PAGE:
I won this book in a Goodreads giveaway but that has not impacted my review.
There is another book by this author, which is reviewed here.
Posted in Children, Fantasy, Kindle Unlimited Tagged with: middle grade
The Real McCoys is a cute humorous mystery for middle grade readers with perfect artwork.
Move over Encyclopedia Brown, Moxie McCoy is the new detective in town! Moxie is in fourth grade at Tiddlywhump Elementary School. She is also the sole remaining partner at M&M Inc. detective agency. Her partner, and best friend, Maude moved to California at the worst possible moment. Tiddlywhump’s mascot, Eddie the wise, and stuffed, owl is missing and only a great detective like Moxie can solve the crime. Moxie, who prefers to be called Slim when working a case, narrows down the list of suspects using the wisdom of Annabelle Adams. Annabelle is the star of 58 mystery books that Moxie has read 37 and a half times. Annabelle is obviously the long-lost cousin of Nancy Drew as she uses her wits and luck to get out of incredibly intricate situations. Moxie is also looking for a new detective partner and best friend before winter recess starts the following day.
The illustrations in The Real McCoys are excellent. They are used to perfection to move the plot forward. Many adult mysteries would be improved with illustrations like these. Moxie and the other residents of the school are believable while also being funny. Does Principal Jones really have an eel pit in her closet where she dangles errant students? Does Moxie’s teacher, Mrs. Bunyan, have a weird fascination with teeth? While solving the mystery, many moral lessons are slipped in like don’t jump to conclusions and don’t be embarrassed to ask for help when it’s needed. The mystery is handled well with many twists and turns in the plot. The resolution is both unexpected and perfect. Overall, this humorous mystery is perfect for ages 8 to 12. 5 stars!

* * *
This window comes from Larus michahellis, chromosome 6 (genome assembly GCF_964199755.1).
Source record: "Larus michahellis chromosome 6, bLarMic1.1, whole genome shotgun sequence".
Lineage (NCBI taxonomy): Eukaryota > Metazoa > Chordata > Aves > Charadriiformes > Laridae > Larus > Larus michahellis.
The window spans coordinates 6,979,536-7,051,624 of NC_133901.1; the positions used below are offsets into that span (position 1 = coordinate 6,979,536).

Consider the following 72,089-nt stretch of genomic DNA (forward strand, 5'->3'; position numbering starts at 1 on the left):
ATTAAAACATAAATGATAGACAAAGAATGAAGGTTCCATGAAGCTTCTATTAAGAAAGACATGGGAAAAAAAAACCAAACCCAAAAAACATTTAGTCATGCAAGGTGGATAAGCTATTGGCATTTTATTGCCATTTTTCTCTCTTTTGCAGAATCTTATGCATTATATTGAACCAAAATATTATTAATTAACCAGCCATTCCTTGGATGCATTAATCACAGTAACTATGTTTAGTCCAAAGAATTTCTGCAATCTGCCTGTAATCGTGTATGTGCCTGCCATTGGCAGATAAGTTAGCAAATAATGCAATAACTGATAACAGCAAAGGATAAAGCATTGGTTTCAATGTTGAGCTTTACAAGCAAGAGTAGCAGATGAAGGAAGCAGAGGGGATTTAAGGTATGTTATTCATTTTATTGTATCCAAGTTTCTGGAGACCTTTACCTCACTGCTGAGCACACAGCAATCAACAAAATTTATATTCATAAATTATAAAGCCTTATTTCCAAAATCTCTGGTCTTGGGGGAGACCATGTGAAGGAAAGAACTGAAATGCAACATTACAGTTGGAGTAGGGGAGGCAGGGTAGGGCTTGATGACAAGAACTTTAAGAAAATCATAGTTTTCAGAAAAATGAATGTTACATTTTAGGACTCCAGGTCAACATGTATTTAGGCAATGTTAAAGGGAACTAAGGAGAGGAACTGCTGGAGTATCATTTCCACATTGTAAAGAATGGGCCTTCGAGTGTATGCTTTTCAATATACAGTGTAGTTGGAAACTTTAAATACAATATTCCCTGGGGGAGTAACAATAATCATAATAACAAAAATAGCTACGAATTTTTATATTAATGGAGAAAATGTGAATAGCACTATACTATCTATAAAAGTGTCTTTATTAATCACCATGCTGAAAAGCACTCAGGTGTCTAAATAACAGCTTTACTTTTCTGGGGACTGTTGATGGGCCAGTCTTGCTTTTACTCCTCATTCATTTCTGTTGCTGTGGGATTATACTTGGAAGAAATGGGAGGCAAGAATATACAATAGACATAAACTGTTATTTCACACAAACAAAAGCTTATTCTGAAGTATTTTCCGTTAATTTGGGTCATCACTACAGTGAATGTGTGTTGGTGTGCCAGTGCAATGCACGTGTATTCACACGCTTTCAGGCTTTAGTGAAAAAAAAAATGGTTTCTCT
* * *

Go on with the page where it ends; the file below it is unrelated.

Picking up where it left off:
I received The Real McCoys in a Goodreads giveaway but that has not impacted my review.
Posted in Children, Diane's Favorites Tagged with: girl detective, middle grade, nov 7 2017, Siblings
Beautiful illustrations and a intriguing twist on Little Red Riding Hood makes The Little Red Wolf a witty choice for older children.
The Little Red Wolf is given a dead rabbit by his mother to take to his grandmother’s house. His mother warns him not to go near the evil humans, the hunter and his daughter.
The Little Red Wolf is in a children’s picture book format rather than being a true graphic novel. The illustrations are gorgeous. However, the story is more for older children or even adults. The book is more fun when the reader is already familiar with the original Little Red Riding Hood story. There are many twists to the original tale that are much more innovative than just flipping the wolf and the child’s roles.
I would recommend The Little Red Wolf to parents of children seven years old and up. I would highly recommend it to adults that like Fractured Fairytales from the Rocky & Bullwinkle show and the subsequent books.
Thanks to the publisher, Lion Forge, and netgalley for an advanced review copy of The Little Red Wolf in exchange for an honest review. This book will be published on October 3, 2017.
Posted in Children, Graphic Novel Tagged with: Fairy tale, Oct 2017, parody
Cute and Quick Read
While this book is intended for pre-schoolers, this older reader who was alive in the 80’s also enjoyed it. I especially liked the fine art renderings of the original record covers within each letter. Awesome memories!
Posted in Children Tagged with: preschoolers
Great Pictures, Nice Poster and an Informative Read.
I read this book to my kindergarten age niece. She enjoyed the pictures and the story but I think this book is meant more for older elementary age children. However, I really enjoyed it myself. Despite taking both Western Civilizations and Art History courses in college, I still learned new things in this book. The poster with the map and timeline was a hit with both of us.
I received this book in a Goodreads giveaway but that has not impacted my review.
Posted in Children Tagged with: elementary school age
Great fun read!
This book reminded me of all the fun I used to have with the Choose Your Own Adventure books. The author obviously also has read a few himself because he knows that everyone tries multiple times to achieve the best ending. He has made it a game to try and find all eleven non-fatal endings. The Kindle links make beginning again easy. That process keeps the book fresh even after multiple reads. Awesome plot and interesting characters makes this a great choice for the young at heart.
I received the ebook for free from the author but that did not impact my review.
Posted in Children, Horror Tagged with: choose your own adventure